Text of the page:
2. A checklist is always wise to make sure you don’t leave anything behind that’s important to your child. Children with autism sometimes have items that they can’t do without such as a blanket or favourite toy. It’s also a good idea to bring along items to reward your child for good behaviour.
  3. Think of your daily routine and bring anything you can to help your child through the day. Things like snacks, food, books and electronic devices can help to keep them preoccupied.

A change in routine

Whether you travel or not, Christmas time will always bring a change in routine. School, nursery and other activities stop, there are lots of people to see and the house looks and smells different with the decorations and festive food.

  1. If your child if a bit anxious about the season, you can create something called a social story to prepare them for what will happen. You can use photos to show your child who will be coming to the house and how the house will look with the tree up and presents around.

There are lots of websites and apps that can help parents create personalised social stories with their own pictures. You can find them by searching ‘social stories’ on Google.

  1. Another way to fully prepare your child for change is by using a timetable along with photos of clocks to explain what time a family member may arrive or what time dinner will be served.
  2. Whatever you do, planning ahead and letting your child know what to expect can really help them get used to the new routine over Christmas.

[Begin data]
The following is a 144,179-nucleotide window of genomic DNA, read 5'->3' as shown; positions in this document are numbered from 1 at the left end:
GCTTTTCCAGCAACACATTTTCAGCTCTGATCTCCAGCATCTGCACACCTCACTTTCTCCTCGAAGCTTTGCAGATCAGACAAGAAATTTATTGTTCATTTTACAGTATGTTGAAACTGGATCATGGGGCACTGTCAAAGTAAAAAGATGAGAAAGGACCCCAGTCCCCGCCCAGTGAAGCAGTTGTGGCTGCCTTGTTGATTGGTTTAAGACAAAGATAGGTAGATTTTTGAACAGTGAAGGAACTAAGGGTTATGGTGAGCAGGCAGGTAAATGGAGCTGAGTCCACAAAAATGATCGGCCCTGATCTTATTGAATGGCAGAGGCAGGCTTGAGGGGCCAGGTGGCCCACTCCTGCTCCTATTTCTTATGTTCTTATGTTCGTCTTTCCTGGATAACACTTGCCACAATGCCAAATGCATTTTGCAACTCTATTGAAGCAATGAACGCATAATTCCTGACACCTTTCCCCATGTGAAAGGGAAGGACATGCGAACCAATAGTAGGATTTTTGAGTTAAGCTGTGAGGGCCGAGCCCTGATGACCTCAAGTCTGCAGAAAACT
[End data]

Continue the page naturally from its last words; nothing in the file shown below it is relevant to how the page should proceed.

Taking the Time

No matter what your plans are this Christmas, taking some extra time with your child can help them feel less anxious and look forward to the season with you.

Talking to them about what’s to come and helping them feel involved without being overwhelmed will help everyone enjoy things more.

But always know your child. If you have to give them cereal instead of Christmas dinner, not wrap any presents and keep the Christmas tunes turned off, it doesn’t matter.

Follow their lead and do what’s best for your family.

Wishing all of you the best to you and your family this holiday season, and if you want to share your tips for the holidays with other parents like you, you can use the space below!

The Author

Petra Ecclestone is a Philanthropist and mother of three. She is founder and Director of the Petra Ecclestone Foundation, providing services and support for young children with suspected or diagnosed autism and their families.

Copyright © 2021 The Brightest Star. Content curated by Petra Ecclestone